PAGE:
Good Friday tells the truth about suffering. The level we inflict suffering on each other, and on the earth and all its creatures, knows no bounds. Most of us are capable of just about anything given the right set of circumstances. But today isn’t about shame games. Jesus took shame with him onto the cross and shame died there too. The death of shame is life giving. The death of shame clears our eyes to see ourselves and each other with compassion, as Christ sees us with compassion. There’s a sung chant for Good Friday. The cantor sings, “Behold the life-giving cross on which was hung the Savior of the whole word.” The Savior of the whole world delivers us from evil – in ourselves and other people.

Good Friday isn’t about only pointing away from ourselves at other people who cause suffering. It’s also a sacred space to wonder and confess the suffering that we cause as well. Confessions of sin extend to systems that we’re a part of – institutions, countries, governments, families, friendships, communities, etc. Systems that hold us captive to sin from which we cannot free ourselves. What does free us? The life-giving cross. Life-giving because the shame-game, the image game, the perfection game, the self-righteous game, all the games we play against each other shatter in the shadow of the cross.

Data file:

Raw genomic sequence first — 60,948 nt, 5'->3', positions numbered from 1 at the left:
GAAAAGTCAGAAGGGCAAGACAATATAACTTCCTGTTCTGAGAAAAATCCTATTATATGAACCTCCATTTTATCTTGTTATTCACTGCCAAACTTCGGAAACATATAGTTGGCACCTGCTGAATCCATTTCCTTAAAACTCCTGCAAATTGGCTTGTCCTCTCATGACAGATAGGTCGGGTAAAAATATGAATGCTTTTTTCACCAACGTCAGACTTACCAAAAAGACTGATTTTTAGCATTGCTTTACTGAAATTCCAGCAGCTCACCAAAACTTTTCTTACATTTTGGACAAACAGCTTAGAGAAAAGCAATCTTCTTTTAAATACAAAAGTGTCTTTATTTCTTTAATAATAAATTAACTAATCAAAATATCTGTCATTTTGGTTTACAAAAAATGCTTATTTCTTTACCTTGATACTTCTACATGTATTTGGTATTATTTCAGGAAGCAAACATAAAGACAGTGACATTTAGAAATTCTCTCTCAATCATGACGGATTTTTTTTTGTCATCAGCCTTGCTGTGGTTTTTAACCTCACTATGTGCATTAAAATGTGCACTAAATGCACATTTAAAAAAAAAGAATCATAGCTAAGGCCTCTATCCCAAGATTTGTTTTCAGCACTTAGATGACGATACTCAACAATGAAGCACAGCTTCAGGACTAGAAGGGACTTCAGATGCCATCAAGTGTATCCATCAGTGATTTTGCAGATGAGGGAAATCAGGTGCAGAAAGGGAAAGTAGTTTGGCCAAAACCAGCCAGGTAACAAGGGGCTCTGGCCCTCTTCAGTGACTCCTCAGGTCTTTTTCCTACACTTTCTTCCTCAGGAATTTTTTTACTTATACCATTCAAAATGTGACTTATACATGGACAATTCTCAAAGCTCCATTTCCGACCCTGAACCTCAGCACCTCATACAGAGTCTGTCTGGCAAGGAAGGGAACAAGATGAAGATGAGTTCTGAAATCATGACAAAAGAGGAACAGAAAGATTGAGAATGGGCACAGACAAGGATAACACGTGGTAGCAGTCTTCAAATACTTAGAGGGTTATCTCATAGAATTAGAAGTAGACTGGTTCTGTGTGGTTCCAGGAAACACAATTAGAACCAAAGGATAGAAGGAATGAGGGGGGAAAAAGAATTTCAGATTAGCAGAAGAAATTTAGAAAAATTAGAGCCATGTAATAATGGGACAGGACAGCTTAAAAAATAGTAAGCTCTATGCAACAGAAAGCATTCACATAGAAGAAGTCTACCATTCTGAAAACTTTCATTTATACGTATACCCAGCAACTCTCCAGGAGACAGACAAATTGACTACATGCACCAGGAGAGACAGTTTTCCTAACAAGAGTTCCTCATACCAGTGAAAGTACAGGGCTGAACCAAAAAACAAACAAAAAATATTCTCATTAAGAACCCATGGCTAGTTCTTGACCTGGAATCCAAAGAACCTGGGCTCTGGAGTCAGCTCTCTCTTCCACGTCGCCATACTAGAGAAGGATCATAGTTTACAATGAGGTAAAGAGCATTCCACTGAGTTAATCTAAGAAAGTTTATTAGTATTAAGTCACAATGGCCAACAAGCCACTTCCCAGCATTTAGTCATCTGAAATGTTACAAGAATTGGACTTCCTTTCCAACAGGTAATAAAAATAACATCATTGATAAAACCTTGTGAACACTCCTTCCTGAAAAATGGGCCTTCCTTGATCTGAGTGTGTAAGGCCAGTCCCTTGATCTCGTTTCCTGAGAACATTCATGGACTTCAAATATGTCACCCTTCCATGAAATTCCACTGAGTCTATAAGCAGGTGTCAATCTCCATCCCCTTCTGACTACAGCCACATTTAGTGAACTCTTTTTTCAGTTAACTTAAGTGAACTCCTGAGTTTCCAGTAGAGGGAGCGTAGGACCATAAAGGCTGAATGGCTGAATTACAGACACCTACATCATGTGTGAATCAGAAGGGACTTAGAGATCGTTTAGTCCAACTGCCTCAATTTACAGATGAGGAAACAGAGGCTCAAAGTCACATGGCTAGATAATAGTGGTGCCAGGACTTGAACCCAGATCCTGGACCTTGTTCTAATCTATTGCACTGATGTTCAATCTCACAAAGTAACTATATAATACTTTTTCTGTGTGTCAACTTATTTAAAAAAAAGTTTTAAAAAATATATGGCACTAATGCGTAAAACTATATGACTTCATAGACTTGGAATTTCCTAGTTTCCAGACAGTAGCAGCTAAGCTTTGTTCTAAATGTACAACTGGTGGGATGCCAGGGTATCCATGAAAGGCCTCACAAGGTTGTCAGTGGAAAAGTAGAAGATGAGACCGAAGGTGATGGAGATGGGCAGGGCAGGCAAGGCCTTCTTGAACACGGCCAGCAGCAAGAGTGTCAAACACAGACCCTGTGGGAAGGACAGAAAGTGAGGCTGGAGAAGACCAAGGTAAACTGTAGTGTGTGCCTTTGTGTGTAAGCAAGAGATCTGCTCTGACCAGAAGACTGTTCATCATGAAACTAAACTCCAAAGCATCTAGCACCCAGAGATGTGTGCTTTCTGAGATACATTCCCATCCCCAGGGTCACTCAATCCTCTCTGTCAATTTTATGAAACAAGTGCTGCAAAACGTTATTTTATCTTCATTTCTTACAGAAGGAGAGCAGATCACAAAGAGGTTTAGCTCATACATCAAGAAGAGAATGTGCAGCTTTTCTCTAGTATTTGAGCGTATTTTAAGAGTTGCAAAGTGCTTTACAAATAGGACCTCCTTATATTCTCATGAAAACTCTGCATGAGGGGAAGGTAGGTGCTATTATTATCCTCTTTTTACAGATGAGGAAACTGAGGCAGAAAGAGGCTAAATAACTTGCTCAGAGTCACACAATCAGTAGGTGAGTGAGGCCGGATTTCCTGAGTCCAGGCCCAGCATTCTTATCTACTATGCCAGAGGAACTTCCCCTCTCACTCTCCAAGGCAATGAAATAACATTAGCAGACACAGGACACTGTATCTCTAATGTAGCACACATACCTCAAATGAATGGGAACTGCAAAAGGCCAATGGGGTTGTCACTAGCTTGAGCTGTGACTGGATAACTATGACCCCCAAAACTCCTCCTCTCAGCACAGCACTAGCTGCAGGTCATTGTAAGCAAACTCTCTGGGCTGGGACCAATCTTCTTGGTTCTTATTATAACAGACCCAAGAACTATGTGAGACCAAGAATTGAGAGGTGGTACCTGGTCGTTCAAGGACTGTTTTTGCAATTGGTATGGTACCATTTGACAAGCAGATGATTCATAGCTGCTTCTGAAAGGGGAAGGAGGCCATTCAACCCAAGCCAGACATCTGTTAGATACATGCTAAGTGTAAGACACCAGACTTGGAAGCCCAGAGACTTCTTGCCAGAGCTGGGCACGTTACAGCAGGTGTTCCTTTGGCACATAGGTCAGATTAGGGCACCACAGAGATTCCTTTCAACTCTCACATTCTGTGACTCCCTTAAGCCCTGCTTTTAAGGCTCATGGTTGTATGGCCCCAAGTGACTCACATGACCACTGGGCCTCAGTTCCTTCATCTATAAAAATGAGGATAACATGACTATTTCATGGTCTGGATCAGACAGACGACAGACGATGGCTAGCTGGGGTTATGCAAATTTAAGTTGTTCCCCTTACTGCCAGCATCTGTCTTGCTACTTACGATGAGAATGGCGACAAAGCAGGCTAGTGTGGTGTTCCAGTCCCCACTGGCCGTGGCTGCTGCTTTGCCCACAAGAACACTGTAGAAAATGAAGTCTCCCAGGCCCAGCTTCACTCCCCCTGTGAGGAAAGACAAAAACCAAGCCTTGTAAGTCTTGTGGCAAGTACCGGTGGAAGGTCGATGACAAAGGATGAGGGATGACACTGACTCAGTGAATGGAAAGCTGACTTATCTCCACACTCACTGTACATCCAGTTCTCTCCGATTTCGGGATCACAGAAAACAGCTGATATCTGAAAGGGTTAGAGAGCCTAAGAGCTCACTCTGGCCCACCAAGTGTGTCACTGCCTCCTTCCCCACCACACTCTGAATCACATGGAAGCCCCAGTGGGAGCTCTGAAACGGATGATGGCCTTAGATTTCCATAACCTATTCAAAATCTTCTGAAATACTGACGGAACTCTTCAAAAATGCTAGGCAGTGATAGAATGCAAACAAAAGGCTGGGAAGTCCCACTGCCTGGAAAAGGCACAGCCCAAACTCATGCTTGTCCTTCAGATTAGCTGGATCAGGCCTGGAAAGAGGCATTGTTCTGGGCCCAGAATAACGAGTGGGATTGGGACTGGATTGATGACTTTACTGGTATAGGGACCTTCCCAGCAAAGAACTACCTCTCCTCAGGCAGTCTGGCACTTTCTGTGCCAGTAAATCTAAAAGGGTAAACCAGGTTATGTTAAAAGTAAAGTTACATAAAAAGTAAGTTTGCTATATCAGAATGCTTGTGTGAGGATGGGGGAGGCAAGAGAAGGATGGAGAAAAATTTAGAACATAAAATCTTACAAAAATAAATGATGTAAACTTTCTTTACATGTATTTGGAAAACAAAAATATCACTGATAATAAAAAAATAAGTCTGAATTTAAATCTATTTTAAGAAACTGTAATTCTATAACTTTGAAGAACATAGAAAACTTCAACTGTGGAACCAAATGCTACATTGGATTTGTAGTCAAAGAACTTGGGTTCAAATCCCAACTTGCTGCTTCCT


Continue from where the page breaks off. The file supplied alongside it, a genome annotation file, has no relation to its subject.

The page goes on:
Through the life-giving cross, Christ sees us with compassion. Last Sunday’s Gospel reading from Luke included Jesus’ words of compassion, “Father, forgive them, for they know not what they do.” Jesus’ words are not carte blanche for murder and mayhem. His prayer to forgive us reminds us that we often act without awareness of how our actions may hurt someone else. That’s why our worship confessions talk about things we’ve done and things we’ve failed to do. That’s why we talk about our sin. Sin gives us language for the way we hurt other people and ourselves with our actions – actions that separate from each other and God. Good Friday creates a slow-motion pause for us to experience life-giving compassion from the heart of God in the face of our sin. God’s compassion also reminds us that Jesus’ death isn’t payment to an angry God or a hungry devil. That’s just divine child abuse. Jesus is a revelation to a weary world, taking violence into himself on the cross, transforming death through self-sacrifice, and revealing the depth of divine love.